Affordable Care Act: Courts, Commerce and the Constitution

By Cameron Smith

Recently, the Supreme Court agreed to hear a challenge to the Patient Protection and Affordable Care Act (PPACA). The Supreme Court’s decision in the case, likely to be issued in the summer of 2012, has as much to do with the constitutional limits on the federal government as with the future of American healthcare.

While the Court will hear a number of arguments against the PPACA, the most important consideration is whether Congress exceeded the constitutional limits of its power by establishing an “individual mandate” requiring individuals to either carry acceptable health insurance or pay a penalty. The Constitution’s “Commerce Clause” gives Congress the power “to regulate Commerce with foreign Nations, and among the several States, and with the Indian Tribes.”

Gradually, the interpretation and application of the Commerce Clause has been stretched past the point of common sense. For example, the Supreme Court’s 1942 Wrightwood Dairy holding found that the federal government could regulate the price of milk sold solely within the State of Illinois. The opinion effectively established that commerce need not cross state lines to be under federal jurisdiction provided that “control over intrastate transactions…is necessary and appropriate to make the regulation of the interstate commerce effective.”

Could the framers of the Constitution really have envisioned that wholly intrastate commerce could somehow be interpreted as “Commerce…among the several States?”

The most shocking example of expanded congressional power under the Commerce Clause happened only a few months after the Wrightwood Dairy case. In Wickard v. Filburn, the Supreme Court ruled that the Commerce Clause allowed the federal government to regulate an Ohio farmer growing wheat on his own land for his personal consumption. The Court found that “[h]ome-grown wheat…competes with wheat in commerce” and, as such, was subject to the reach of the federal government.

Wrightwood Dairy effectively negated the “interstate” aspect of the Commerce Clause and Wickard expanded “commerce” to apply to activities never intended for the marketplace. After these cases, almost all activity that could conceivably impact interstate commerce has been upheld by the Court. Even the Civil Rights Act of 1964 was passed under Congress’s Commerce Clause authority on the theory that discriminatory practices by individuals impacted interstate commerce.

Earlier this month, the United States Court of Appeals for the District of Columbia (DC Circuit Court) upheld the PPACA’s individual mandate, in spite of the federal government’s inability to conceive of “any mandate to purchase a product or service in interstate commerce that would be unconstitutional” under the Commerce Clause. The court conceded that Congress has virtually limitless power to “forge national solutions to national problems no matter how local–or seemingly passive–their individual origins.”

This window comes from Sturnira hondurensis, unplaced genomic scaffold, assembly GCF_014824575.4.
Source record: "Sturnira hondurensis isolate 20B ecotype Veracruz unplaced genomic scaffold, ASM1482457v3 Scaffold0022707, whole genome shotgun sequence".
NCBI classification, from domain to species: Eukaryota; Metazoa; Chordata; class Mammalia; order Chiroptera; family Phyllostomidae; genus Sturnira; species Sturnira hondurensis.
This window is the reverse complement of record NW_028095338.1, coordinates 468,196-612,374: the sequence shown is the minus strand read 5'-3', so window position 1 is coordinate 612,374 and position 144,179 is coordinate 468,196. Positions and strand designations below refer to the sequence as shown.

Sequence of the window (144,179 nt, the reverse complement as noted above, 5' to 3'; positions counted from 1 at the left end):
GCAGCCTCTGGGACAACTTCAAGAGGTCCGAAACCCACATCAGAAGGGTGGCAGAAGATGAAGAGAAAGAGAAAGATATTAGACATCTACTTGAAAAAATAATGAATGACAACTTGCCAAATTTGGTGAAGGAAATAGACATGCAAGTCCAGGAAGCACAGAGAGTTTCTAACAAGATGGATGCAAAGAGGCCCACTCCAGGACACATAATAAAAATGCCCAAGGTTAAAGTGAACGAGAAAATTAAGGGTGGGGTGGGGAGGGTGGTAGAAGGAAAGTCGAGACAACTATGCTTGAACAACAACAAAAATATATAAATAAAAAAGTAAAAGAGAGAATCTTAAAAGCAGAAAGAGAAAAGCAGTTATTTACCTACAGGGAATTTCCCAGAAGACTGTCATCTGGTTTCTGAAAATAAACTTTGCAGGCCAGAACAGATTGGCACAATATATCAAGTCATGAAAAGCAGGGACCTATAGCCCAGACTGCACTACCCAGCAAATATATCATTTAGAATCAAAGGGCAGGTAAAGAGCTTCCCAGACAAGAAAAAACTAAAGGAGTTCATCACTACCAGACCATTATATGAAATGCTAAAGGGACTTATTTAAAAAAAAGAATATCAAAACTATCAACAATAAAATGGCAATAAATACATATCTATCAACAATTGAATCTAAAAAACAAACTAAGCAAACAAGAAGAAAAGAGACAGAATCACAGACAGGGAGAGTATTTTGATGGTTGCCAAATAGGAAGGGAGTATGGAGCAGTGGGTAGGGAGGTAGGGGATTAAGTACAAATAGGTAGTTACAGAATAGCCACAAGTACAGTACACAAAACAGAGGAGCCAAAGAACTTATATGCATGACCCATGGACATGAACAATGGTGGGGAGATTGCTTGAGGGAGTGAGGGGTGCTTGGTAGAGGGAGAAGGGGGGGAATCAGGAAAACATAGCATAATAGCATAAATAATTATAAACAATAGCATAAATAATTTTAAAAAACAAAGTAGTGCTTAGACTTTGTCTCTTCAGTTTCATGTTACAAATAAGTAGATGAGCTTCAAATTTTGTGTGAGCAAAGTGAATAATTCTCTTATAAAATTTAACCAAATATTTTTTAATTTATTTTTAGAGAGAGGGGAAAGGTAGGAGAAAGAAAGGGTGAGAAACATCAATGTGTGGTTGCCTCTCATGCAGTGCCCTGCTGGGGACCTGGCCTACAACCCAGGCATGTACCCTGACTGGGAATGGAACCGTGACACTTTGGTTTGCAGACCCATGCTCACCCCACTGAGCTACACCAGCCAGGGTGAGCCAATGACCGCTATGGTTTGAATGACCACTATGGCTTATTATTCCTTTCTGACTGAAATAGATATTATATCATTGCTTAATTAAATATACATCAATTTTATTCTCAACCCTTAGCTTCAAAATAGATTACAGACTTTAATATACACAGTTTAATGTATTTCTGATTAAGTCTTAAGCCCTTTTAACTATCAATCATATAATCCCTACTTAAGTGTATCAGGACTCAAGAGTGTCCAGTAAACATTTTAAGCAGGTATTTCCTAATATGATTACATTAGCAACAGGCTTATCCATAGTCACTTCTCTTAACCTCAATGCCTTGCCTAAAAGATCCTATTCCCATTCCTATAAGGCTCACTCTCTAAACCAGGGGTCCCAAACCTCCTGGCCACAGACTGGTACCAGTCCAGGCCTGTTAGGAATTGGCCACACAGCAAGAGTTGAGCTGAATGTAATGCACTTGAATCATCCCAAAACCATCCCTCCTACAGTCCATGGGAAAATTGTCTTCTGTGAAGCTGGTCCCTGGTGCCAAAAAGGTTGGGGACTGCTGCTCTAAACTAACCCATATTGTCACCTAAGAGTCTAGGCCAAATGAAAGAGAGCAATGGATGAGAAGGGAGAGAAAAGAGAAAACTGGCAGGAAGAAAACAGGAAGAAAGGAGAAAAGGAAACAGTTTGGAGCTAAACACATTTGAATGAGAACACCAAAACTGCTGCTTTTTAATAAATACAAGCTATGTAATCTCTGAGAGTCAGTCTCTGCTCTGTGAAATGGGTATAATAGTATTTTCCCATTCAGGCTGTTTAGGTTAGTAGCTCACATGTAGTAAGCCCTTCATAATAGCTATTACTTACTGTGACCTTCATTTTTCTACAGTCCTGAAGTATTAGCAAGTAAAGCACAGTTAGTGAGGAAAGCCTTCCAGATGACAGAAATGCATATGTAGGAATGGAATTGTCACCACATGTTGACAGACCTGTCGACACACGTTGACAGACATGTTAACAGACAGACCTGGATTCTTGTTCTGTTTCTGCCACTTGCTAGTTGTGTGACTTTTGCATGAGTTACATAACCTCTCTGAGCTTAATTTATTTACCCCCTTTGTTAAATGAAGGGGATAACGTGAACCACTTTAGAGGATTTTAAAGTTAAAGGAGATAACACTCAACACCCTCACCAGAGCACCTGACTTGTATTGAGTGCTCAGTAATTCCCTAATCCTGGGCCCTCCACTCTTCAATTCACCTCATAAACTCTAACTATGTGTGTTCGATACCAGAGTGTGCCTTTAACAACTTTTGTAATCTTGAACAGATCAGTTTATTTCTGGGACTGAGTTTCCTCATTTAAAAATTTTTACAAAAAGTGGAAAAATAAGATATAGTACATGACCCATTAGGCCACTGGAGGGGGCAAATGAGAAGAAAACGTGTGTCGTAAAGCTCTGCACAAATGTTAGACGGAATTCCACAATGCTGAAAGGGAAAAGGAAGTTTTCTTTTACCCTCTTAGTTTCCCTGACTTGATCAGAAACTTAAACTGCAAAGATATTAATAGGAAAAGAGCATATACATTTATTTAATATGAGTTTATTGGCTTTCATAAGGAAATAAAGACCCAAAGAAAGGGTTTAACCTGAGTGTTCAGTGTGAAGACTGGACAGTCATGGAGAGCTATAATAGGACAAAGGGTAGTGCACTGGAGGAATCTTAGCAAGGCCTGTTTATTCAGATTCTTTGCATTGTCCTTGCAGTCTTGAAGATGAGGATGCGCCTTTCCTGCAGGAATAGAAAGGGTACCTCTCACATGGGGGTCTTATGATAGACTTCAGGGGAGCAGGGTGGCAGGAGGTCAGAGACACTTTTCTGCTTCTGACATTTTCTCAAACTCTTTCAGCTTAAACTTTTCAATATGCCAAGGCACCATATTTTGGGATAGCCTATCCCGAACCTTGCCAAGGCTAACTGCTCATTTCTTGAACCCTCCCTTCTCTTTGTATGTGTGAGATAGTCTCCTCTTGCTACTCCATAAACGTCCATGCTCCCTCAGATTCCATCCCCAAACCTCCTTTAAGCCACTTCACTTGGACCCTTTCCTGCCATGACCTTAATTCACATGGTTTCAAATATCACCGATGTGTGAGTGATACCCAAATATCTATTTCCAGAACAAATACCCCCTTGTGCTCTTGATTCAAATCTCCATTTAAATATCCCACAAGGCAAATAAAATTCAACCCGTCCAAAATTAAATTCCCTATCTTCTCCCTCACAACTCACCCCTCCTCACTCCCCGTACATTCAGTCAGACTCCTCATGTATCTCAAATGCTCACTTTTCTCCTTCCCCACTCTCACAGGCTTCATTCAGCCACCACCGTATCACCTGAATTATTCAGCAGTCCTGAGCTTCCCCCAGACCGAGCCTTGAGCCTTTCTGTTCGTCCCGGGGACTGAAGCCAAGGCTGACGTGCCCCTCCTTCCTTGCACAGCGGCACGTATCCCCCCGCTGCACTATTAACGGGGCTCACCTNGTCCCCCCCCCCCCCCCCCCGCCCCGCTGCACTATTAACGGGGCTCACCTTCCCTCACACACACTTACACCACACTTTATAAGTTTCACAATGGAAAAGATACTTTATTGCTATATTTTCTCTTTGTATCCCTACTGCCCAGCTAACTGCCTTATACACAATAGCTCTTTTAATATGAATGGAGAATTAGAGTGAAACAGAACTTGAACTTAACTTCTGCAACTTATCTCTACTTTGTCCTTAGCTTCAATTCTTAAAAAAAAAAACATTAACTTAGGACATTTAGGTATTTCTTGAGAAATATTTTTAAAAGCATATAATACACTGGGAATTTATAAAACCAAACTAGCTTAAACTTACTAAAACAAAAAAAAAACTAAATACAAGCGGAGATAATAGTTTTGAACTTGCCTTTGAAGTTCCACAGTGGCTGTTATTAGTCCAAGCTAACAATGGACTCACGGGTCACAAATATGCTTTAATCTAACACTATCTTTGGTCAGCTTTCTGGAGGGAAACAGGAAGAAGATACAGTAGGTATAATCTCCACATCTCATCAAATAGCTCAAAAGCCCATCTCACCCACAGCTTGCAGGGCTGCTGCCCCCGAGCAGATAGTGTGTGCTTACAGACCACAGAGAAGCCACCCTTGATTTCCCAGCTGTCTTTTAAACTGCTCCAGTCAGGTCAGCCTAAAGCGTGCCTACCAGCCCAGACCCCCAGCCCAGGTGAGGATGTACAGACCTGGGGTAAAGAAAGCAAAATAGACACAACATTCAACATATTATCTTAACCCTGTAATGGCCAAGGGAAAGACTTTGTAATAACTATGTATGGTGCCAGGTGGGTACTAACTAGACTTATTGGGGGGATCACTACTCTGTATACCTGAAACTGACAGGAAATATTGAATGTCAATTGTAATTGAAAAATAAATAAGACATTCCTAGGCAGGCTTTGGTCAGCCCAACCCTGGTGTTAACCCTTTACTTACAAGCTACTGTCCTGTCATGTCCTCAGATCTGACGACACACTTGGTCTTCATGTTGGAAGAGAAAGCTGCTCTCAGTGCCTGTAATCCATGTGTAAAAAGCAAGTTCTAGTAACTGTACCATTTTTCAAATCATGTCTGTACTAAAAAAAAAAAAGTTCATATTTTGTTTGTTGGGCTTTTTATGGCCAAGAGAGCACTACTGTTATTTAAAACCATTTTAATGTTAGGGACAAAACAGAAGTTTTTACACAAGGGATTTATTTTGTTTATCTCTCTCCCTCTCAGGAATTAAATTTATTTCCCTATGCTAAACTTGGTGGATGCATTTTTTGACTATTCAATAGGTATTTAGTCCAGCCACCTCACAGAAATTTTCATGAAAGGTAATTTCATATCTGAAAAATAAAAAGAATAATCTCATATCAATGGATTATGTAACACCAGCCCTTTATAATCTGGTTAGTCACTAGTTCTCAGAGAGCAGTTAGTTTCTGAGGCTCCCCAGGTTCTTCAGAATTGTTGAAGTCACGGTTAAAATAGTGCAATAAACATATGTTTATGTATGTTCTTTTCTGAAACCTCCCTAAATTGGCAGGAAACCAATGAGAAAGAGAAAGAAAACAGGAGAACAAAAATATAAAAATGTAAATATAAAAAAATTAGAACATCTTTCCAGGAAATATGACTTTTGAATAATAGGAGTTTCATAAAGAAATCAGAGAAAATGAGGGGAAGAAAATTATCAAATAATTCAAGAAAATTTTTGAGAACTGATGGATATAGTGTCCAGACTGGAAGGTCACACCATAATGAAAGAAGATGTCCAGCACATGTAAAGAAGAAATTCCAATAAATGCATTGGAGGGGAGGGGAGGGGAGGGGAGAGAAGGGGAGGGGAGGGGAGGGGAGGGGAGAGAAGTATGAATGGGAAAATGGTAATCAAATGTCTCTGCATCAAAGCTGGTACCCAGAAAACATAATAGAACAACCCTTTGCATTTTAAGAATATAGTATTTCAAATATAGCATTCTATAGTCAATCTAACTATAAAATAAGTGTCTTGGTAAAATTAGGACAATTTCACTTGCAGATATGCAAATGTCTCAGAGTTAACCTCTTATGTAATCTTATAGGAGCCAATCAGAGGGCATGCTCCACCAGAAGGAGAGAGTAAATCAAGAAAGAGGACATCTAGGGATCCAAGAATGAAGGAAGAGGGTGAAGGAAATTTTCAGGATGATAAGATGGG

Every American, regardless of their political inclinations on the PPACA, should be concerned about potential extensions of the DC Circuit Court’s decision in American politics. If the sole standard for determining congressional authority under the Commerce Clause is whether it addresses a national problem, then political ambition and the ability to assemble even the smallest of majorities are the only hurdles to unbridled federal control.

Consider recent national problems such as the housing crisis, automotive industry collapse, and skyrocketing energy prices. If the Commerce Clause has no real boundaries, what will stop Congress from preventing new residential construction until the stock of available homes is absorbed by the marketplace? Rather than the infamous “Cash for Clunkers” program or tax incentives for “green” fuels, what can prevent Congress from simply requiring Americans to turn in their old F-150s and buy new, fuel efficient automobiles?

The PPACA’s individual mandate also provides legislators with a politically expedient tool to avoid legislative transparency on the politically sensitive subjects of taxation and spending. The tax penalty associated with the individual mandate is effectively a mechanism to encourage the diversion of income from individuals directly to health insurers without passing through the government. The passage of the PPACA would have been highly unlikely if the individual mandate had been a national tax increase where the proceeds were promptly sent to insurance companies to pay for coverage. If the mandate is deemed constitutional, legislators will likely create similar income transfer provisions for other policy priorities.

Upholding the PPACA’s individual mandate could be the final blow for any remaining constitutional limitations on Congress’s Commerce Clause power. An individual’s right to avoid engaging in commerce is one of the last bastions of refuge from congressional control. Allowing Congress to conscript citizens into the stream of commerce in order to regulate their activities represents the height of federal encroachment not only into the domain of the states but also into the lives of individuals.

Constitutional limits on federal power are much more than archaic hurdles to “get things done.” America’s Founding Fathers endured the abuses of a controlling government’s power and specifically developed the Constitution as a safeguard against the repetition of those evils. The Court must restore those limits if the dangers of tyranny appreciated by the Founders are to be avoided.

Cameron Smith is General Counsel for the Alabama Policy Institute, a non-partisan, non-profit research and education organization dedicated to the preservation of free markets, limited government and strong families, which are indispensable to a prosperous society.

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